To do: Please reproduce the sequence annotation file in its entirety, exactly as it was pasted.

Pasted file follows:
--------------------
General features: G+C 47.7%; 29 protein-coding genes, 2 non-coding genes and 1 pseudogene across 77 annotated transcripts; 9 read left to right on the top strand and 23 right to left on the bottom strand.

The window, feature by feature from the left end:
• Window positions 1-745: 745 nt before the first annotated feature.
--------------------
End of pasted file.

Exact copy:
General features: G+C 47.7%; 29 protein-coding genes, 2 non-coding genes and 1 pseudogene across 77 annotated transcripts; 9 read left to right on the top strand and 23 right to left on the bottom strand.

The window, feature by feature from the left end:
• Window positions 1-745: 745 nt before the first annotated feature.